The year in which the ports were stolen Christmas? I hope not. – News Couple
LOGISTICS

The year in which the ports were stolen Christmas? I hope not.


West Coast Port congestion is a hot topic as it is featured in general trade publications, and even the evening news. I suppose many readers of Logistics Perspectives are busy with their day-to-day responsibilities and haven’t been able to delve into the port congestion situation, but I’d like to know more as it relates directly to one’s day-to-day responsibilities at work. Moreover, we are all consumers and do not like to be greeted by empty shelves in the supermarket.

LA and Long Beach container ships

Images of cargo ships docked waiting to berth in the ports of Los Angeles and Long Beach surely generate an emotional response, “What is going to affect those containers on my business or personal consumption plans?” The next question is “Why don’t they go to another port?” Of course, it is not that easy. The west coast has only a large capacity of ports, and the east coast and the Gulf are separated by the Panama Canal – another potential congestion point. I decided to review container productivity data at the four largest West Coast ports to get a better idea of ​​volume changes and the degree to which each port supports container volumes on the West Coast.

Source: Los Angeles Ports, Long Beach, Oakland, Seattle Tacoma

Yup, LA, and Long Beach are critical

If you count the two ports of LA and Long Beach as one, they’ll rank them together as roughly 10NS The world’s busiest container port, according to the Top 50 Ports – World Shipping Council. Given the volume of US cargo imports and the limited number of container ports on the West Coast, common sense suggests that it may be time to evaluate the expansion of West Coast container port capacity — regardless of current restrictions on these ports. Los Angeles and Long Beach account for the majority of West Coast port volume, nearly 75 percent of volume (Los Angeles, Long Beach, Oakland, and Seattle-Tacoma) in September 2021 – the last recorded month. It is difficult to determine throughput capacity just by looking at the throughput schedule. Although it looks like Seattle-Tacoma might have a little extra capacity. But this is negligible compared to the total container volumes.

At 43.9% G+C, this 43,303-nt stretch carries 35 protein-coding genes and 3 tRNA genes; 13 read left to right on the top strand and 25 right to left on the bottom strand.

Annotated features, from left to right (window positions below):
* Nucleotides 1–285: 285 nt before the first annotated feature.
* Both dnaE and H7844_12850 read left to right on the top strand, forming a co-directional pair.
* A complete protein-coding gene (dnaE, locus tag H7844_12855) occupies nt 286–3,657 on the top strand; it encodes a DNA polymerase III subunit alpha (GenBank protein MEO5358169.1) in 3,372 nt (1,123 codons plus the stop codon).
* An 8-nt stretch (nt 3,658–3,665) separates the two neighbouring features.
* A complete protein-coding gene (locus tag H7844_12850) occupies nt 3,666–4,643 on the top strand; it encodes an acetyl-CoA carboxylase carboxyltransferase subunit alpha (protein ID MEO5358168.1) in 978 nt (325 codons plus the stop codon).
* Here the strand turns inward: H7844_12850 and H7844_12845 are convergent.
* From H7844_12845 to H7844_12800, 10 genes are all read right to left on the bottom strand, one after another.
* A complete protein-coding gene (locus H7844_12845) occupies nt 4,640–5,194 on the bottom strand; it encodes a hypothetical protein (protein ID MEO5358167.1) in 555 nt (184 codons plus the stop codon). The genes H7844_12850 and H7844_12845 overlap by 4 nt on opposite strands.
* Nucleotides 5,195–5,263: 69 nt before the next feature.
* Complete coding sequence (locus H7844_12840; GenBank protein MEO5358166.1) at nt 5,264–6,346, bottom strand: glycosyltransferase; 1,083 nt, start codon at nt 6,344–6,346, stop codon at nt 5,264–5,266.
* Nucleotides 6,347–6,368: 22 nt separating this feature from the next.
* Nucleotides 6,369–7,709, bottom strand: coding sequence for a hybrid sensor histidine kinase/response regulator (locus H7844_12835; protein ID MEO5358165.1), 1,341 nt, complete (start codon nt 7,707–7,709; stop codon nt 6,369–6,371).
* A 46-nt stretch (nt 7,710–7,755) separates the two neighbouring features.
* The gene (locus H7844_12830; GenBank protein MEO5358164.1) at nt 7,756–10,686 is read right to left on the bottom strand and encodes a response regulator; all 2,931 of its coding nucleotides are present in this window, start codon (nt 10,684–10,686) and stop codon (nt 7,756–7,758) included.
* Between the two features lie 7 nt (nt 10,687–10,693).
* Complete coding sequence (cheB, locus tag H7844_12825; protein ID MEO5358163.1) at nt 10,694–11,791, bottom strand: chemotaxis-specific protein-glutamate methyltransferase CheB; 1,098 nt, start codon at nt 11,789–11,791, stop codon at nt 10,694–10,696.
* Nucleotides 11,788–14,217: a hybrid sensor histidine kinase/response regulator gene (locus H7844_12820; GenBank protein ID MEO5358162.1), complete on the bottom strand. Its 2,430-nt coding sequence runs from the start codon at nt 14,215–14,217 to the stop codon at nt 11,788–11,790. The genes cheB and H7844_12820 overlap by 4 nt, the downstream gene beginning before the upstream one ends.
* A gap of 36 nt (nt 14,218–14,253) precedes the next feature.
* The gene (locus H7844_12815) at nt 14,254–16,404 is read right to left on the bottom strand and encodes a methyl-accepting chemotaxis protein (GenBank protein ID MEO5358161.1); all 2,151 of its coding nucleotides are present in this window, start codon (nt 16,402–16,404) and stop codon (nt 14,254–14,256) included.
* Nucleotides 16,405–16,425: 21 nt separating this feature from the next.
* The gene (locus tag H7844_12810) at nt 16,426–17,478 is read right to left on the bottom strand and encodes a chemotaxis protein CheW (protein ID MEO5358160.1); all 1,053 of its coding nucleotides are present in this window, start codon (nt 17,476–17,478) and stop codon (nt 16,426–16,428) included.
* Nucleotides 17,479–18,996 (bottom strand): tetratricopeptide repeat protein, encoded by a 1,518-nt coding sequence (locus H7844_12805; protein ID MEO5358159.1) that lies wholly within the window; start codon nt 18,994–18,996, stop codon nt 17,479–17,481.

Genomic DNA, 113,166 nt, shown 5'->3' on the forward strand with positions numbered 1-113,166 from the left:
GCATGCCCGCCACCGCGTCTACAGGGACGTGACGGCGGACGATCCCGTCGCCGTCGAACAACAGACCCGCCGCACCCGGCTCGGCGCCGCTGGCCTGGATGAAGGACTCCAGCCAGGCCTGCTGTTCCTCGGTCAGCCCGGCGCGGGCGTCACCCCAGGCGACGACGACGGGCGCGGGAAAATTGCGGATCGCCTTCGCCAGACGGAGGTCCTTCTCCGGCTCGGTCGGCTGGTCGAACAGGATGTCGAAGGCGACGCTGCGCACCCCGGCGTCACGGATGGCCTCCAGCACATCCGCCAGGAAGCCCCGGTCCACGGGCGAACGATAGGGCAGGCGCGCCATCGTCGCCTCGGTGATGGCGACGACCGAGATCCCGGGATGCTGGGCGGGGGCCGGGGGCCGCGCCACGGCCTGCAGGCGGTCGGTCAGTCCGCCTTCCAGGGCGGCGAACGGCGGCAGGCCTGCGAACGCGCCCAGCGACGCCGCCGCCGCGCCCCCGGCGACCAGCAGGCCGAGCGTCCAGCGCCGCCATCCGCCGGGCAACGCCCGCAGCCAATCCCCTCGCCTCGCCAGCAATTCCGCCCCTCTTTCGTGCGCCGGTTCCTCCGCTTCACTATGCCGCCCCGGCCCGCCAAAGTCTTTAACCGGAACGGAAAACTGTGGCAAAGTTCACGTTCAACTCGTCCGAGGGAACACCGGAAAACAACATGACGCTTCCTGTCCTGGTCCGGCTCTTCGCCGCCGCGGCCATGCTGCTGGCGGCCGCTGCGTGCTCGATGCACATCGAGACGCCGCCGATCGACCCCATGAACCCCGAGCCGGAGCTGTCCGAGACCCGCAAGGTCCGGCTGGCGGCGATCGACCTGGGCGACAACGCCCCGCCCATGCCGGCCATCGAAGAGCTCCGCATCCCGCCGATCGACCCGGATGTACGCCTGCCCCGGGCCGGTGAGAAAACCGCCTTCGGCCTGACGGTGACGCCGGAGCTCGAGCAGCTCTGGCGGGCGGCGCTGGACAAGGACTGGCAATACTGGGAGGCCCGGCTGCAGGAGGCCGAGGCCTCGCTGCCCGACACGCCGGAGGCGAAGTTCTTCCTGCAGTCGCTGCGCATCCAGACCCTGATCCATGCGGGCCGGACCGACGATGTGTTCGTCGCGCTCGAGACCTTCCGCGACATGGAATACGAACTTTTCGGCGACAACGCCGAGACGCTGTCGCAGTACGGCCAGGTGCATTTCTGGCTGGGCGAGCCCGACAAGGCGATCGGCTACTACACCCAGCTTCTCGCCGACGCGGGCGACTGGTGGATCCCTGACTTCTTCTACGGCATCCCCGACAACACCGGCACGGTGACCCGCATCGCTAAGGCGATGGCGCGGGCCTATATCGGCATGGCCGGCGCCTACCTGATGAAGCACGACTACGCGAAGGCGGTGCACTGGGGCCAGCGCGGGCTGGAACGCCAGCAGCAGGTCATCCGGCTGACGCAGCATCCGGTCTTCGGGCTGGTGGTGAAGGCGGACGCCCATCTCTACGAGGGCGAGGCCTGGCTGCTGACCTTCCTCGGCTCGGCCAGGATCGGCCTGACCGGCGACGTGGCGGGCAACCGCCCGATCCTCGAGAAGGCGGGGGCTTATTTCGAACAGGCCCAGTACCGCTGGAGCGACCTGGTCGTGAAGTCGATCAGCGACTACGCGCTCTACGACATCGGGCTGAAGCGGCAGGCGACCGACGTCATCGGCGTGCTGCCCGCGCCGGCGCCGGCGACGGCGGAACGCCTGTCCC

Current government and private initiatives to alleviate bottlenecks

The Biden administration announced in June that it was setting up a supply chain disruption task force to address the supply-demand mismatch that has emerged as the economy recovers. In mid-October, virtual roundtables comprised of representatives from business, employment and the government developed steps that will be taken to ease some congestion at West Coast ports. The fact sheet released by the Biden administration outlining the commitments from that meeting included the following:

  • The Port of Los Angeles has committed to expanding to 24/7 operation. This is a conceptual agreement that will take time to be implemented. There are many terminals, parties, and stakeholders involved.
  • Large companies have announced that they will use extended hours to move more cargo from the docks, so that ships can come to shore faster. Some of these companies include Walmart, UPS, FedEx, Samsung, The Home Depot, and Target.

On October 14, White House envoy John D. Porcari and Port of Los Angeles CEO Jane Siroca virtual briefing. During the briefing, the Port of Los Angeles stated that it had the best September container volume in its history, which also includes the lowest monthly exports since 2002 (indicating that volume is driven by imports). There were 12 days of ships sitting waiting at the pier. It was noted that there are a number of barriers to increasing the throughput of the processing. Key indicators include reducing accommodation times on sidewalks, railways, or in warehouses and duty stations. Meanwhile, some of the towable winches include secure data sharing for improved efficiency, more off-port properties for earthing containers, and additional labor capacity, including warehouse workers and truck drivers.

Below is a link to a virtual media briefing video of the Port of Los Angeles from October 14.



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